East Bay immigration and religious organizations have responded to news of Donald Trump’s presidential win last night with promises of resilience, saying they are unwavering in their determination to make this moment in history a call to action.
“It shows that we can’t just sit idly by and expect a positive outcome,” said Sameena Usman, the government relations coordinator for the Bay Area chapter of the Council on American-Islamic Relations. “We need to make sure everyone is doing their part and has a role to play in improving our country and making it better for all, not just a few.”
The Islamic community was just one demographic attacked by Trump during a campaign that was often defined by xenophobic rhetoric. Earlier this year, Trump inspired outrage with his comments regarding the parents of deceased Army Captain Humayan Khan; Trump suggested that his mother, Ghazala Khan, “wasn’t allowed to speak” because she remained silent and stood by her husband while he spoke during the Democratic National Convention.
He also infamously called Mexicans rapists, criminals and drug dealers, and promised to build a wall between the southern U.S. border and Mexico. In the Bay Area, a stronghold of Democratic support with a large immigrant population, many were outraged by his racist and derogatory comments, yet his words and actions drove voters to the polls.
During the lead-up to the election, Usman said her group was able to rally and register new voters and recent immigrants, mobilizing members in their community to vote for the first time. Their focus now is to continue informing individuals of their legal rights, both in terms of immigration and security issues, she said.
“We need to inform the population of policies and ensure that any policies that might come about will not infringe on our constitutional rights and civil liberties,” she said.
Some members of the East Bay Latino community, however, said they are feeling more disillusioned by Trump’s win. At the Latina Center in Richmond, an organization that works with the local Hispanic community, the mood is somber. “We are in shock, we are very upset,” said Miriam Wong, the executive director of the center. “People are afraid. People don’t know what he’s going to do.”
Wong said that immigration issues including the future of the DREAM Act, which allows undocumented immigrants to take steps towards permanent residency and documented status, are especially concerning. As Trump prepares to begin his term, the center is already making plans to hold a roundtable with attorneys and immigration experts to address community members’ concerns.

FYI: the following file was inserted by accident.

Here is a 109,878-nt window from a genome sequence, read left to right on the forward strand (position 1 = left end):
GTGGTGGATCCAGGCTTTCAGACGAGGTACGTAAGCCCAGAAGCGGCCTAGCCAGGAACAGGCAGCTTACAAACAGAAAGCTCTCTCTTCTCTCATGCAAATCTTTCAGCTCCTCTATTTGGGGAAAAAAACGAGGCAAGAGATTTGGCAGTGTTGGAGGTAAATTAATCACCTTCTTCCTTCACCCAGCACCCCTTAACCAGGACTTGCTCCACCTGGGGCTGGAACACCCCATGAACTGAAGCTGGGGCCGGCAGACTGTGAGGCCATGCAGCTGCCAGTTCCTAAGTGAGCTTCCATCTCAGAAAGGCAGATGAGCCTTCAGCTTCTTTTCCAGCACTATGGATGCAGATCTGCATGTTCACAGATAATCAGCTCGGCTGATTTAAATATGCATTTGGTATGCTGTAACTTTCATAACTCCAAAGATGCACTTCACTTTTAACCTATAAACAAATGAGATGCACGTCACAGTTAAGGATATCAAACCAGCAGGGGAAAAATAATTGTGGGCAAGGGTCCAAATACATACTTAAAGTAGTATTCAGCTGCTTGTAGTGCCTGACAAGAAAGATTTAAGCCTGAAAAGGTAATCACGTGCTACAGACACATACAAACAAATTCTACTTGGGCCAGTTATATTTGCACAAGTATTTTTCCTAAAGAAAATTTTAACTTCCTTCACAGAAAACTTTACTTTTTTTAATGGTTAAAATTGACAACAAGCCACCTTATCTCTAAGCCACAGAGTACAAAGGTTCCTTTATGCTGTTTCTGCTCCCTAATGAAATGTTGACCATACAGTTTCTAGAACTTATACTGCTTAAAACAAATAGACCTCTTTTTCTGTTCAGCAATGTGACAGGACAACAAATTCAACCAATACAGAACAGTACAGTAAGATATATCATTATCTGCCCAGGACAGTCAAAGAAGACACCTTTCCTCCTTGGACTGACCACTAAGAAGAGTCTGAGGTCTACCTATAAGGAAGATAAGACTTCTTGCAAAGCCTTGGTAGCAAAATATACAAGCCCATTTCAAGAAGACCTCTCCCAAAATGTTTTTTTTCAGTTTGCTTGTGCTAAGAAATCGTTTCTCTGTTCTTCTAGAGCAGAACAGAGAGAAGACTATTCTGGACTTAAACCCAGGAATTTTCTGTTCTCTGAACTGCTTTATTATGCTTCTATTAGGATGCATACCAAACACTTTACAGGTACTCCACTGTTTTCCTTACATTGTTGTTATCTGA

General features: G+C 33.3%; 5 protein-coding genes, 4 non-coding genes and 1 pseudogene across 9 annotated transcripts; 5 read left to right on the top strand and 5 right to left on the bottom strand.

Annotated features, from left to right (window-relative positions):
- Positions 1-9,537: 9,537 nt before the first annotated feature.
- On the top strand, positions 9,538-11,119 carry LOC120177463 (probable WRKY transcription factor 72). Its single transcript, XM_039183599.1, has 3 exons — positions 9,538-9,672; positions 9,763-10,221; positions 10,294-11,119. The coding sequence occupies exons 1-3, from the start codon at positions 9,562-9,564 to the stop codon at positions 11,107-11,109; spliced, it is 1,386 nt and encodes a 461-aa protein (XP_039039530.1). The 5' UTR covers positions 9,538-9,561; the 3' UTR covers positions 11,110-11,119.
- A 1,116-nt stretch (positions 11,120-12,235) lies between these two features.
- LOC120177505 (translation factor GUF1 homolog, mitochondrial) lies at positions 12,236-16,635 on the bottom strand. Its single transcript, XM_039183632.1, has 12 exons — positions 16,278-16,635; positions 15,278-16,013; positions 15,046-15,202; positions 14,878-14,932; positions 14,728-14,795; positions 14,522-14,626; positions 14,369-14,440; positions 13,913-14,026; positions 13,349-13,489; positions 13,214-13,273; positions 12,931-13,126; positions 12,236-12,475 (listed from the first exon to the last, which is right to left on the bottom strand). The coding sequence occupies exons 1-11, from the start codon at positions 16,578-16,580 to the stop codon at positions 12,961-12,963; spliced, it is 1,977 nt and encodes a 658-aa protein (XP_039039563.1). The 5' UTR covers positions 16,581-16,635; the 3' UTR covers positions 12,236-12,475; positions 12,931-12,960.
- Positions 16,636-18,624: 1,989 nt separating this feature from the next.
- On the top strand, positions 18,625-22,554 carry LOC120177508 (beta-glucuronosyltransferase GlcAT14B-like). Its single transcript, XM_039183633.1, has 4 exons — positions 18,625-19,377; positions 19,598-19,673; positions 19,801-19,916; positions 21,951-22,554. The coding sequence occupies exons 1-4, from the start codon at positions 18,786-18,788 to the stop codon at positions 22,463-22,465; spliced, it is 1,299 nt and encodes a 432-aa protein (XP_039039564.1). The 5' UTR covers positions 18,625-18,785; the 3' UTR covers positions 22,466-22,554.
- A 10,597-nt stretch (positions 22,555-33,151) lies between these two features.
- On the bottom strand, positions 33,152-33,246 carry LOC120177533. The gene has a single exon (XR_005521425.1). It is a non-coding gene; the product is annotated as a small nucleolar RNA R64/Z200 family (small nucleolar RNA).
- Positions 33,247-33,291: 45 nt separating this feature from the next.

Wong is optimistic that despite what has been said during the campaign, there is only so much Trump will actually be able to do to contravene established law. “He says a lot of things, but it doesn’t mean he’s going to do everything,” Wong said.
But she also said she is concerned that this election says something greater about the views of the American people towards immigrants and minorities. “We need to think, ‘What does this mean?’” she said. “What kind of society are we are living in? What kind of values do people have to elect a president whose plan is to destroy rather than to build?”
Adoubou Traore, program manager of the African Advocacy Network, which provides legal services and support to African, Afro-Caribbean and African immigrants, refugees and asylees, agrees, stating the election is a wakeup call about the reality of Americans’ views on race and immigrant relations. “The result of this election is telling us that so many out there were thinking just like him,” Traore said. “But the only thing is that they didn’t have the courage to come forward to say what Donald Trump said.”
In the Bay Area, staffers at non-political groups that work with immigrants to provide them shelter and legal protections say they believe they may face greater obstacles under the new administration.
Farzana Ali, the assistant director at the East Bay Sanctuary Covenant, said they will continue to support low-income immigrants escaping terror, political persecution and violence, regardless of their documented status, because they believe in the value of their work. “It will be a challenge for us,” Ali said. “The work we do helps those that are fleeing violence, and unfortunately they are in the shadows.”
While changes to immigration and refugee policy may be likely during Trump’s term, immigrant community workers are hopeful that their constitutional rights will be honored.
“It’s up to us immigrants to get together,” Traore said. “We’re not doing it for Donald Trump. We’re doing it for the people whose dream is to come together, and that is the most important part.